Instructor: Clare Eby
Prerequisite: ENGL 1010, 1011, or 2011; open to sophomores or higher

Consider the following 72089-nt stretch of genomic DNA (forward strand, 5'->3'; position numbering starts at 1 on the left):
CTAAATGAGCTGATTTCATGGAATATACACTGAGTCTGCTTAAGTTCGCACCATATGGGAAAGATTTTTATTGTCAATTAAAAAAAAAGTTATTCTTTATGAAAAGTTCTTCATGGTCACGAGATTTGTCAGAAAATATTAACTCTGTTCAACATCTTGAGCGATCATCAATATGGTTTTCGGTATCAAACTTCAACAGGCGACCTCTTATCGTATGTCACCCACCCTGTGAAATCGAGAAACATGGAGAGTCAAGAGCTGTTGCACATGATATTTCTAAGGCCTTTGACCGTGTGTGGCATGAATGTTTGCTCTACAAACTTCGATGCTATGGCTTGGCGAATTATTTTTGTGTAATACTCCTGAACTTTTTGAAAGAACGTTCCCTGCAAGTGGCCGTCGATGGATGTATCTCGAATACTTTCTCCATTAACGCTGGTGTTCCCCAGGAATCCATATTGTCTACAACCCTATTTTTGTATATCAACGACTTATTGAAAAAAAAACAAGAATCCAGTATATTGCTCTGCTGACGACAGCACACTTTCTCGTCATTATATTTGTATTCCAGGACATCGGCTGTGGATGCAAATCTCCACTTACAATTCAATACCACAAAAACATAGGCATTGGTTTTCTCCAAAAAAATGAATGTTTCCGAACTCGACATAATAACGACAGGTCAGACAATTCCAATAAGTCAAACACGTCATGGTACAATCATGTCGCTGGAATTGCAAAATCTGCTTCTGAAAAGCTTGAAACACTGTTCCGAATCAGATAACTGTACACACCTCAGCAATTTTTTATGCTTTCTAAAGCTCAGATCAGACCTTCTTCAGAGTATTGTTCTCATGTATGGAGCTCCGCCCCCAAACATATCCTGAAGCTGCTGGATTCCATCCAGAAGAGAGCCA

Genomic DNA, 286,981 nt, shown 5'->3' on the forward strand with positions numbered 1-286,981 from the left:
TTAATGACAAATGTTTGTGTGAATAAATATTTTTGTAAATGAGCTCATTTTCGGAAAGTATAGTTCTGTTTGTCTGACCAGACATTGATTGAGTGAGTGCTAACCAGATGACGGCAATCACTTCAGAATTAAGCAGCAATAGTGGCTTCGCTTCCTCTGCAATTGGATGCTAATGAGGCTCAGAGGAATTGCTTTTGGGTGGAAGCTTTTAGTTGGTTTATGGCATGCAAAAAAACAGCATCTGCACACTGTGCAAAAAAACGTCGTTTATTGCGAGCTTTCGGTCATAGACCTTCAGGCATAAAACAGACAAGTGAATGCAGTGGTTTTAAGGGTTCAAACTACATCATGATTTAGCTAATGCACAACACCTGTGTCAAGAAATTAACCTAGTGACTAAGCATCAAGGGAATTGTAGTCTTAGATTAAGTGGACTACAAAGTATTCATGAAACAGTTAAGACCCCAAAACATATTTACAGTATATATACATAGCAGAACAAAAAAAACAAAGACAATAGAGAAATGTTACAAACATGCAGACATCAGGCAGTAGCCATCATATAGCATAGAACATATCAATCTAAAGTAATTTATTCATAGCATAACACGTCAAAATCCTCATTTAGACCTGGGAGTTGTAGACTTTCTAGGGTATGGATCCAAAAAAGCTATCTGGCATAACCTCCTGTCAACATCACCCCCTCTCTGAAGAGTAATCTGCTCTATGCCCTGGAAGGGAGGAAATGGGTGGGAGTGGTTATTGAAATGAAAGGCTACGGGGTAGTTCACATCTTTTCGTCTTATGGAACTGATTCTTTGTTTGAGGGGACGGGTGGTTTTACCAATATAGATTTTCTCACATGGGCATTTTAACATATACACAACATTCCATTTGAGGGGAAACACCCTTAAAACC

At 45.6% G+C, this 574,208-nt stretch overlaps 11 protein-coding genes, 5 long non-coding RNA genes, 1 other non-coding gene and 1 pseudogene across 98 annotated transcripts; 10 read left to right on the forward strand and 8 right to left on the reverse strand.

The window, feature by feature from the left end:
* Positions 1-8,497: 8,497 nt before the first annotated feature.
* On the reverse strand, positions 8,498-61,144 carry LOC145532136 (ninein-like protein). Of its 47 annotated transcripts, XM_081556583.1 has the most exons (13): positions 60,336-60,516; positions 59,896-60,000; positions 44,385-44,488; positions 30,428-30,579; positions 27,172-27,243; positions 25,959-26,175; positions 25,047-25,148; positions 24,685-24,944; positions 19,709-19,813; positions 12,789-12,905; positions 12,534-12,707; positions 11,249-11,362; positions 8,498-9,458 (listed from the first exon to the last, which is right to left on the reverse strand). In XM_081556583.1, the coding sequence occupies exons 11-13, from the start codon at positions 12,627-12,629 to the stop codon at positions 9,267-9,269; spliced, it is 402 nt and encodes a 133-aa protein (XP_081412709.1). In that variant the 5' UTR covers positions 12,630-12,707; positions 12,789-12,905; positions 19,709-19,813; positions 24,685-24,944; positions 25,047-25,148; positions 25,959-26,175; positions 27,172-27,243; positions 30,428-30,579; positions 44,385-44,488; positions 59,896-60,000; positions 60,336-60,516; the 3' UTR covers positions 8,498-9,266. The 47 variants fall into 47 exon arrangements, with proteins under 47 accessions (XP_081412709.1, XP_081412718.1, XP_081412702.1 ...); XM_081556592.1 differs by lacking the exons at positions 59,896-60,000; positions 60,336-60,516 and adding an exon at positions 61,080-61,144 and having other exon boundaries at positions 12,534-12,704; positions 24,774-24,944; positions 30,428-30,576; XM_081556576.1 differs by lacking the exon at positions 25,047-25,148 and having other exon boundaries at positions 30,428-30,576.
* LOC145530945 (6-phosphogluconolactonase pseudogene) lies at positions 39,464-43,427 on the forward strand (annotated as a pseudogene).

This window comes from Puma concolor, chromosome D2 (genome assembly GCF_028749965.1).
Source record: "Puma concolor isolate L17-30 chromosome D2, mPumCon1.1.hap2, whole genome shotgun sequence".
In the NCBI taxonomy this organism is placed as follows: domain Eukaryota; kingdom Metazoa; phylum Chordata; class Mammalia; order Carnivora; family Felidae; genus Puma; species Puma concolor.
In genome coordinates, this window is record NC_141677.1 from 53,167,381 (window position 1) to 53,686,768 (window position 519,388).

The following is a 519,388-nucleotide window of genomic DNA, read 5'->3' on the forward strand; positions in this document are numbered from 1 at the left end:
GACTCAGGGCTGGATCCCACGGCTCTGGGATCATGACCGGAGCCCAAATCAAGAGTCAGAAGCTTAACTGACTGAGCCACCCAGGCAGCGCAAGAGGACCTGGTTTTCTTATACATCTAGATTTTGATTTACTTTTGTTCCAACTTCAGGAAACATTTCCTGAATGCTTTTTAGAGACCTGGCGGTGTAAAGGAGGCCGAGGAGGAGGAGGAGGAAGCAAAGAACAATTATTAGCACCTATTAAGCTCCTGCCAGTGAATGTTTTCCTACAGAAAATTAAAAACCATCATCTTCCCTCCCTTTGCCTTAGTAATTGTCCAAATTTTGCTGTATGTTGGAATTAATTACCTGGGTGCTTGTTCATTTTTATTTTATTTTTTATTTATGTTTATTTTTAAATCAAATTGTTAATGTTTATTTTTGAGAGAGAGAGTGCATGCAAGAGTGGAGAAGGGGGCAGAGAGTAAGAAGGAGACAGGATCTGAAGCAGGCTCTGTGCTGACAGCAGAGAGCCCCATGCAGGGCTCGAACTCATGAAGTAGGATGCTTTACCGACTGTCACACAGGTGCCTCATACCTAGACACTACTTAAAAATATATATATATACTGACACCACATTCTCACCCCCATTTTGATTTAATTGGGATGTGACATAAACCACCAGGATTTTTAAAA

Concentrating on fiction that breaks new ground (particularly in terms of narrative form and structure), this class begins with two classics from shortly after the middle of the 20th century: Sylvia Plath’s vivid and disturbing The Bell Jar, an acid-sharp examination of the position of women in midcentury America; and Thomas Pynchon’s wacky, conspiratorial, postmodern quest narrative, The Crying of Lot 49. We then move on to Art Spiegelman’s holocaust narrative and autobiography Maus (the text that, more than any other, established the graphic novel as a serious art form). Next, we sample texts from the 21st century. We will read at least one book of stunningly interlocking short stories, such as Jennifer Egan’s A Visit from the Goon Squad, which experiments with narrative form to pose questions about how technology changes social interactions, and/or Jhumpa Lahiri’s Unaccustomed Earth, brilliant tales about immigrant families that attend closely to generational differences. We will probably read Gary Shteyngart’s satirical dystopia, Super Sad True Love Story, and definitely read the heartbreaking, multigenerational saga of exile, Junot Diaz’s The Brief Wondrous Life of Oscar Wao. There will be seven or so books total, plus some secondary readings. Because this is an honors course, requirements will be equivalent to what I assign in advanced studies (the 4000-level capstones for English majors): one short paper (5-6 pp.); one research paper (10-12 pp), which will be broken down into several preliminary stages, including an annotated bibliography; and a twenty-minute presentation on a scholarly text. The class will be discussion-based (with discussion a significant portion of the final grade); there will also be frequent quizzes.